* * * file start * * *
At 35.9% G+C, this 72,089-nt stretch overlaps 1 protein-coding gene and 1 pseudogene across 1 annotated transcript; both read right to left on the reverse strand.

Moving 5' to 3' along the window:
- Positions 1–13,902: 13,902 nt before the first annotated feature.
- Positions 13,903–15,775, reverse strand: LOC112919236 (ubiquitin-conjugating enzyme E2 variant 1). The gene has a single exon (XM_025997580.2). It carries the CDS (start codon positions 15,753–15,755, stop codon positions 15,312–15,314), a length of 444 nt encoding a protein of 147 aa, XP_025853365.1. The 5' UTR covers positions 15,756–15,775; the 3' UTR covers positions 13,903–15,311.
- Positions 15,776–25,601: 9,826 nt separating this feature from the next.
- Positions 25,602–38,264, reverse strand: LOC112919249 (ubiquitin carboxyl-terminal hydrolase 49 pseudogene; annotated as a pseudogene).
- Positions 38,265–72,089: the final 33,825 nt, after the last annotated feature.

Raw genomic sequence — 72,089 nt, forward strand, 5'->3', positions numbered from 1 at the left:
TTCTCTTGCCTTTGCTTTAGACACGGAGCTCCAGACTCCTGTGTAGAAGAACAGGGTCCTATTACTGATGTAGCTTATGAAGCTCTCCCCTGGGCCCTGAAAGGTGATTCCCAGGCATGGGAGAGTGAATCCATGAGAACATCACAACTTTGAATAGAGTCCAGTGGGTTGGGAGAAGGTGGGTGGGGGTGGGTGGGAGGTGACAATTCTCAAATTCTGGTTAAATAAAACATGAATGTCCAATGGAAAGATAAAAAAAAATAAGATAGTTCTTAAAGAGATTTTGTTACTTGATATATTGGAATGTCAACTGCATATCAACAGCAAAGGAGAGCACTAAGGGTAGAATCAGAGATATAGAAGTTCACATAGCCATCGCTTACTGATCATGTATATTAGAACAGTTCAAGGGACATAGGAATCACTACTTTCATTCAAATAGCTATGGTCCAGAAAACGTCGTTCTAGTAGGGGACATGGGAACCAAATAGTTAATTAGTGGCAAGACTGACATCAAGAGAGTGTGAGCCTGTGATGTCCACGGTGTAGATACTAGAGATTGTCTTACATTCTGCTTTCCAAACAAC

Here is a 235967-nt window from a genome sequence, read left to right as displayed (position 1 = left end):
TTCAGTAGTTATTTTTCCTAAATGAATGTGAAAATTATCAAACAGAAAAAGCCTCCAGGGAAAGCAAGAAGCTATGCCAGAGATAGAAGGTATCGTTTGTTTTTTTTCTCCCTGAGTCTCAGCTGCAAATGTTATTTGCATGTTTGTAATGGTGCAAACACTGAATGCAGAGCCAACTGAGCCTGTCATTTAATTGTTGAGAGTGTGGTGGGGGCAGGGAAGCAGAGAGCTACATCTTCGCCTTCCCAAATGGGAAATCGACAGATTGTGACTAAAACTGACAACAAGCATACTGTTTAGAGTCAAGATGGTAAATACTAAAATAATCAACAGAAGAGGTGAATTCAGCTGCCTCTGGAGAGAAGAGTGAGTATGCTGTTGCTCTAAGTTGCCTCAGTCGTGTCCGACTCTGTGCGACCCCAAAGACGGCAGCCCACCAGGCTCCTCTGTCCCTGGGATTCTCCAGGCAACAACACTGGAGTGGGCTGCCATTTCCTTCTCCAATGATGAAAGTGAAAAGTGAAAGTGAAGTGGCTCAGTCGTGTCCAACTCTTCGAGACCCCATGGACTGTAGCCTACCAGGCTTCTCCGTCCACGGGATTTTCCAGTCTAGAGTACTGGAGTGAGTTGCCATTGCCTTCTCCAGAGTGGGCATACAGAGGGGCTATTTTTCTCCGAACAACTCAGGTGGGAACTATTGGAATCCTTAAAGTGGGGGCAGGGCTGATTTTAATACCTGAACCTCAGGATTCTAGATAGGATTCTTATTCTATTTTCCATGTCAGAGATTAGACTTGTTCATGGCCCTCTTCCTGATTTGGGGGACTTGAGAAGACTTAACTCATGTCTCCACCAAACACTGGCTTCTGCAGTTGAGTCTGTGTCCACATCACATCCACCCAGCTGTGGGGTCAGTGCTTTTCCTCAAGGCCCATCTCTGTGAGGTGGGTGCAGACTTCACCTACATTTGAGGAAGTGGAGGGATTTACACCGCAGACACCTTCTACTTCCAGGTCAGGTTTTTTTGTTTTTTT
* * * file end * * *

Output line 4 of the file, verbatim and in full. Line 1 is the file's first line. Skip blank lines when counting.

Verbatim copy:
- Positions 13,903–15,775, reverse strand: LOC112919236 (ubiquitin-conjugating enzyme E2 variant 1). The gene has a single exon (XM_025997580.2). It carries the CDS (start codon positions 15,753–15,755, stop codon positions 15,312–15,314), a length of 444 nt encoding a protein of 147 aa, XP_025853365.1. The 5' UTR covers positions 15,756–15,775; the 3' UTR covers positions 13,903–15,311.